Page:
— Joe Biden


If the frontiersmen who trashed the White House after Andrew Jackson’s inaugural had had YouTube, it would have looked like what we saw out of Charleston Monday night.

No, I take that back. The yahoos who had to be lured back out of the mansion with ice cream in 1829 were not this insipid. They were real; they were who they were, and I shouldn’t malign them by comparing them to the "Ain’t I cute" questioners on the "YouTube debate."

Gail Collins has it exactly right on today’s op-ed page, as I’ve said before (sorry; can’t show it to you — you know how the NYT is. You can’t have a serious debate with five or six or — come on, eight? — candidates on the stage. But there are worse things than the debates we had seen up to now — people who would occupy the most important job in the world being subjected to "Reality TV," and having to be deeply respectful of this abuse. (Certainly I think it’s a very important question," said Chris Dodd to the first one. It wasn’t.)

Joe Biden was only answering one of the questions that came out of this process in the quote above, but it easily applied to the evening — or most of it. Some of the questions were questions that should have been asked. But they would have been better asked by people who did not see themselves and the message. And they say politicians are narcissistic.

I like YouTube. I love YouTube. It can be fun. It can be useful. But unless it is applied much better than it was in this case, it cannot bring intelligence or coherence to a format that is far too fragmented and distracting already — the free-for-all debate among anyone and everyone who says he or she wants the nomination.

If you wish to learn what was said — and I certainly don’t blame you if you didn’t watch it — without the distractions of the posturing, mugging, simpering and snideness of the the questioners hitting you full in the face — here’s a transcript. But it doesn’t help much.

Did I get anything out of this debate? Yes. I saw once again that behind all the "I want to get out of Iraq faster than Cindy Sheehan does" posturing by this crowd seeking the affections of the angry base, serious people know that it’s not that simple. Obama: "At this point, I think we can be as careful getting out as we were careless getting in." Of course, he went on to promise a quick retreat, but I think he knows better (at this point, I’ll grasp at any straw for hope that someone who might be president might have a clue). Biden: "You know we can’t just pull out now." Of course, he then quickly proposes a pullout, but at least he has a coherent plan. I think it’s an extraordinarily dangerous plan (creating an independent Kurdistan on Turkey’s border?), but it’s a plan.

I could go into other "issues," such as Chris Dodd’s white hair, or Anderson What’s-His-Name’s white hair, or whether John Edwards is better for women than Hillary Clinton (his wife says so, but let’s not go there), or how black Barack Obama is. But I think it’s safe to say that we’ll hear more about such things as the months grind slowly on.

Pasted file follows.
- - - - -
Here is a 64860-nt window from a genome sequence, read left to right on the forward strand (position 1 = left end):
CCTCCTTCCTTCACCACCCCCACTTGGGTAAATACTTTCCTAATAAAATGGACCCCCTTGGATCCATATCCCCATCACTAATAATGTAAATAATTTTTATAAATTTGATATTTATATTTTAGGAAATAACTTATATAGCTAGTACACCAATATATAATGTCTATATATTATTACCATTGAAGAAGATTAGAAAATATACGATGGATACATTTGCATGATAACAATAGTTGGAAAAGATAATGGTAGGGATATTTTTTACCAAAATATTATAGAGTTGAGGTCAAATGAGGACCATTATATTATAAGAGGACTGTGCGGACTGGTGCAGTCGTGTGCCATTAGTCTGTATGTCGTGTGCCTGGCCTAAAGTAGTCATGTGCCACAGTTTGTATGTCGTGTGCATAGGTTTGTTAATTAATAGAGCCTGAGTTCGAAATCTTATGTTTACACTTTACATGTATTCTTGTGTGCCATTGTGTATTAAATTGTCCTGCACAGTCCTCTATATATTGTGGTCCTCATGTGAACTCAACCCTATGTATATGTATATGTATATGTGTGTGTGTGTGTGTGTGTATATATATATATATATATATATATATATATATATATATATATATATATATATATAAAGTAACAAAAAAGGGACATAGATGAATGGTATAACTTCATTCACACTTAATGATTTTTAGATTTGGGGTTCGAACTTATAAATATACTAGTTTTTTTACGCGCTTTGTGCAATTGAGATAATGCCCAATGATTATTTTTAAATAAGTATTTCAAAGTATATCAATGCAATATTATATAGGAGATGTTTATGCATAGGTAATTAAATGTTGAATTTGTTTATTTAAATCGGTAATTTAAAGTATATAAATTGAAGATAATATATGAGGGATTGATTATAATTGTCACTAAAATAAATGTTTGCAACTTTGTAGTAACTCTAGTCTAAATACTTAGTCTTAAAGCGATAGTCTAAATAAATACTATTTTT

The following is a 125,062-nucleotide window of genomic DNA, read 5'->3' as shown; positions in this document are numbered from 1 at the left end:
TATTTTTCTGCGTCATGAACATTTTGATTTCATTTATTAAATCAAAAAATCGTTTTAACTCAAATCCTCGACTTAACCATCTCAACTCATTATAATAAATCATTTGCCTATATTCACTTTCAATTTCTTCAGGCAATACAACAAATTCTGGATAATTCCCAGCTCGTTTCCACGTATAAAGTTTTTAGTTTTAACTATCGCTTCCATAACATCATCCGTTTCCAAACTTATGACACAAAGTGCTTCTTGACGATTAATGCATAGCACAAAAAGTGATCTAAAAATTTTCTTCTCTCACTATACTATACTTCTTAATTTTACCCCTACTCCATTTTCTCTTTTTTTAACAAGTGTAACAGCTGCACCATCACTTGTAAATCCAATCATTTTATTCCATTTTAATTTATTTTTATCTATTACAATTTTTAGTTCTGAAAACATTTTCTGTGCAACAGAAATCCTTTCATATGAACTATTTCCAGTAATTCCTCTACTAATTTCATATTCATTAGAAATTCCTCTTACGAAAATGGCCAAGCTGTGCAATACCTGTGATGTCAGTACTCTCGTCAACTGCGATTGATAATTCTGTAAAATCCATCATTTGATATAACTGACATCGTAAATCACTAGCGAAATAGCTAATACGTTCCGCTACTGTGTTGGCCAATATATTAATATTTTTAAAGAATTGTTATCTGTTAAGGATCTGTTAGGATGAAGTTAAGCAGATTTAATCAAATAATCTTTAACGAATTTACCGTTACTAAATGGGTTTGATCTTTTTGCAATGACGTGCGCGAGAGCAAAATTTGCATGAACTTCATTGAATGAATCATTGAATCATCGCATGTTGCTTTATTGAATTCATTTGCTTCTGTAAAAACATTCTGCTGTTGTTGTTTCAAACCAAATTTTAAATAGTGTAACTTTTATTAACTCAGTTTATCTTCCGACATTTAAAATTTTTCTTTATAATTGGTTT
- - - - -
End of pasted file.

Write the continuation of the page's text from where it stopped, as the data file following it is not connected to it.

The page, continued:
Bottom line: We didn’t learn anything more from this than the middle-school slam-book stuff we had known before: Hillary projects presidential; Obama is smart and charismatic; Biden and Richardson are experienced, Gravel is certifiable, Kucinich is irritating, Edwards is a demagogue, and Dodd is uninteresting.

But hey; I can pander to the masses as much as the next guy: What did you think?


Thoughts on the GOP debate?


What did you get out of it?

My immediate thought on that — not much.

Maybe it’s an expectations game. I had expected little from the Democratic "debate" — events like that get pretty pointless with more than two or three candidates, and there were eight. But I was pleasantly surprised that I was actually able to gain some information. Not a lot, but the expectation had been so low.

But this was more like what I expected with the other one. Maybe it was that 10 is that much worse than 8. Maybe it was that Fox allowed cheering and jeering from the audience, which NBC did not (and I thought that helped a great deal).

But here’s what I think it was: I knew who most of the Democratic candidates were, so I didn’t have to struggle to follow it. The only unknown to me was Gravel, and he was so crazy he was at least entertaining.

With this one, I did not know who was speaking half the time. I am not exaggerating, and I’m not the only one. Rick Quinn said he watched the first half of it at his office, and everybody kept saying "Who’s that … who’s that?" And that was with an audience, as he pointed out, of people who make their living in politics — and Republican politics at that. So I felt better.